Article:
CONCLUSION

We must build our Paradise here on this green earth (green). If we are to succeed in this enterprise, we must be guided by truth (white), practice virtue (wheel), adopt the method of self-control and renunciation (saffron). Maurice Agulhon has noted, “to have an impact in history it is not sufficient that a colour or an emblem be chosen only once, it still needs to be adopted by the people, perceived, received, in short, that it succeeds”.

Patriotism is love and devotion to one’s country; the spirit that originates in the love for country. It prompts to obedience to its laws, to the support and defence of its existence, rights, and institutions and to the promotion of its welfare. Patriotism is a sentiment and cannot be forced or imposed on a person by curbing his individual liberty of speech and expression. It has always been said that “Respect cannot be won with force but has to be earned.”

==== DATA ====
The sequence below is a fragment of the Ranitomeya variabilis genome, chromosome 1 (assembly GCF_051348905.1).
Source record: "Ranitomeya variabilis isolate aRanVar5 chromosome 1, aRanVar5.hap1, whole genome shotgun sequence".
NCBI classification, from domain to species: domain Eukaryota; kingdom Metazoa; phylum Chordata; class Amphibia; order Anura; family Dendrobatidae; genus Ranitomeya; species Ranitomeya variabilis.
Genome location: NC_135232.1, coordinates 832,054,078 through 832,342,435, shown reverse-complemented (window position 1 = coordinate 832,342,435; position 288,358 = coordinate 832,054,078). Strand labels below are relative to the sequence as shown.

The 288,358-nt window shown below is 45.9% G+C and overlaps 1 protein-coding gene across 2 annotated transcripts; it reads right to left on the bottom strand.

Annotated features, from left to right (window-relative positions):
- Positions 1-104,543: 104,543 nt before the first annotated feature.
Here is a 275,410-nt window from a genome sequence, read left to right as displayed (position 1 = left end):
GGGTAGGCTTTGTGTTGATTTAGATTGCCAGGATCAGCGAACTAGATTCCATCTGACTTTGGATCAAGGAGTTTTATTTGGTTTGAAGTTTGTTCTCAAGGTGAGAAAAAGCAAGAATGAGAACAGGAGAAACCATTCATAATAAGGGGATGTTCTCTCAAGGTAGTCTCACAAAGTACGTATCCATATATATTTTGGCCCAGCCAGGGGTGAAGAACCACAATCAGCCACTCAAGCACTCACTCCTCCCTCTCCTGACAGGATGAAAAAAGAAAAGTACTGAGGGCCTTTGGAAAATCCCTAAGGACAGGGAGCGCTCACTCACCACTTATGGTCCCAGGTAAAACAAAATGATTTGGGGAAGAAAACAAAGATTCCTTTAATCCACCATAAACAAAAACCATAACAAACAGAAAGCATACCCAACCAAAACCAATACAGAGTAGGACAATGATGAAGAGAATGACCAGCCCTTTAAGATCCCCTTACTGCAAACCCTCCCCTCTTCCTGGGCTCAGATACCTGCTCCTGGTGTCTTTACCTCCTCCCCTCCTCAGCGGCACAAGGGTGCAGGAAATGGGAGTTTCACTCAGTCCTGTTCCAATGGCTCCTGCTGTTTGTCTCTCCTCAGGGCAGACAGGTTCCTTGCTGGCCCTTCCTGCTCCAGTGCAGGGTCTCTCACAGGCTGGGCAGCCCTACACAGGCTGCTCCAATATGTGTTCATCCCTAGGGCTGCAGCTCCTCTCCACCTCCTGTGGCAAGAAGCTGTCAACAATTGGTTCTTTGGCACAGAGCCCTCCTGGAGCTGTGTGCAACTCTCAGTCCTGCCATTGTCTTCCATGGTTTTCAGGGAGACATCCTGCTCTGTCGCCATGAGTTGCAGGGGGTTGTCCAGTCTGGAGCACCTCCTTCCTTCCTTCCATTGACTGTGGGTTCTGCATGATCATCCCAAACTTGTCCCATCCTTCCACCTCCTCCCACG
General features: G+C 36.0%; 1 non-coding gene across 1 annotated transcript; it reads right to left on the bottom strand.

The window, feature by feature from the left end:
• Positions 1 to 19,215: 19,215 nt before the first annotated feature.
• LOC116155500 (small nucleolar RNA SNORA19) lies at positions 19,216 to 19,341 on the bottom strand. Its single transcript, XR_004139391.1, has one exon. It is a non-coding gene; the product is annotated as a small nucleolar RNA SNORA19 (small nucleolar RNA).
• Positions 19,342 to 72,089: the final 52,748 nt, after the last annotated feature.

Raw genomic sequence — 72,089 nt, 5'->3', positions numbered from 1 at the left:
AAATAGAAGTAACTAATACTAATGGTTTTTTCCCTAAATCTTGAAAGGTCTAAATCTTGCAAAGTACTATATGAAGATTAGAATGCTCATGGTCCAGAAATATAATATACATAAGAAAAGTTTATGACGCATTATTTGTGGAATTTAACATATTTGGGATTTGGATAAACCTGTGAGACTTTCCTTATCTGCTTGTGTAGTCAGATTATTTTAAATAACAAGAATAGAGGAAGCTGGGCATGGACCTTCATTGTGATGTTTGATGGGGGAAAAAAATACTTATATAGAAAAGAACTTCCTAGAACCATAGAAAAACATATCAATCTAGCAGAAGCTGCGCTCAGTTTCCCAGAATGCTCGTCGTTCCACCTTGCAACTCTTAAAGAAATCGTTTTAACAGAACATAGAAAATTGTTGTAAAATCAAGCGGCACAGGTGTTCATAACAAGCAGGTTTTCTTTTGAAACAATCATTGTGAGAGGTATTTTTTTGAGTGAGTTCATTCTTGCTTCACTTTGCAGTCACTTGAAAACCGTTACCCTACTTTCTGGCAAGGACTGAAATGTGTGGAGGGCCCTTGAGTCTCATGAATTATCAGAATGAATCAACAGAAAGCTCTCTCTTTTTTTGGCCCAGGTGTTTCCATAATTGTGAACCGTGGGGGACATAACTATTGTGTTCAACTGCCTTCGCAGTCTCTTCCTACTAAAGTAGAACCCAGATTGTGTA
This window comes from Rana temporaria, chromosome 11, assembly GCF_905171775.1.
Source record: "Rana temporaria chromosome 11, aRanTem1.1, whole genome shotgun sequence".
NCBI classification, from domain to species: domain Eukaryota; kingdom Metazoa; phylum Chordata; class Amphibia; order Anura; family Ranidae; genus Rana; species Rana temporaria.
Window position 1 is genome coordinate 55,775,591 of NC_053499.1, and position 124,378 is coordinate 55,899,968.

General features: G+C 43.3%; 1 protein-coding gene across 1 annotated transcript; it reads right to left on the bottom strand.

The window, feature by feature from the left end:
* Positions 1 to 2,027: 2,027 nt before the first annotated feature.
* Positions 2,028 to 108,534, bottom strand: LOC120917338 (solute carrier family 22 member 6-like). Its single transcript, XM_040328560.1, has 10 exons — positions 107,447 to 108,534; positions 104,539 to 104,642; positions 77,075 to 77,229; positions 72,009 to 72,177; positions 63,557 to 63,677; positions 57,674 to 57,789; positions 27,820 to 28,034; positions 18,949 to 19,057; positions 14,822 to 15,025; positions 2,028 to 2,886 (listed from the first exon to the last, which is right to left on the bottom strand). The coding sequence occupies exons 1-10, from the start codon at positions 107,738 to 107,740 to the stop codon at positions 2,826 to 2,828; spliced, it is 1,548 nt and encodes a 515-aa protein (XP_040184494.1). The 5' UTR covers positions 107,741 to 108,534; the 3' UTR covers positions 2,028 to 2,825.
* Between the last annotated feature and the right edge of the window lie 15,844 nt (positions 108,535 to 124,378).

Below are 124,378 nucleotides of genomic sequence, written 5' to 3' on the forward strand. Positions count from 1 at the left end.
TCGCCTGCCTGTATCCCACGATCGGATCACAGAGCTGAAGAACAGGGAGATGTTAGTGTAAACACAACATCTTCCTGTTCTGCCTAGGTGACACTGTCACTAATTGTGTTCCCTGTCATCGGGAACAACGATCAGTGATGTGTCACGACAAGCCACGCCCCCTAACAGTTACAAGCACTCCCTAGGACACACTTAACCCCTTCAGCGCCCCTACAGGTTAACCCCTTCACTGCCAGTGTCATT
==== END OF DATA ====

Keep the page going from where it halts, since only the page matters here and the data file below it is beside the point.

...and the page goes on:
National symbols must be given proper respect. National symbols are useful in transcending and redefining individual identity, by giving people a sense of higher purpose. National symbols are designed carefully to depict the core values and heritage of the nation, and respect for the symbols is a form of understanding and internalizing those values. When we respect the flag or the anthem, we are not only respecting a nation; rather, we are respecting all the people who have made the nation possible and work to keep the nation healthy. We should remember the sacrifices that have gone into making the nation and the daily sacrifices by countless people to keep it so. National symbols provide us a way to feel strong that we are a part of the nation.

To conclude about the topic of discussion “the duty to respect the National Flag and National Anthem versus using these symbols as a sign of protest”, I would say that it must be the primary duty of every citizen of India to give proper respect to the symbols of our national pride-be it the National Flag or the Anthem; rather than using those as a sign of protest in order to display fake patriotism.

 

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Author: SHINJINEE NAMHATA,
IFIM LAW SCHOOL, BENGALURU, 1st Year BBA-LLB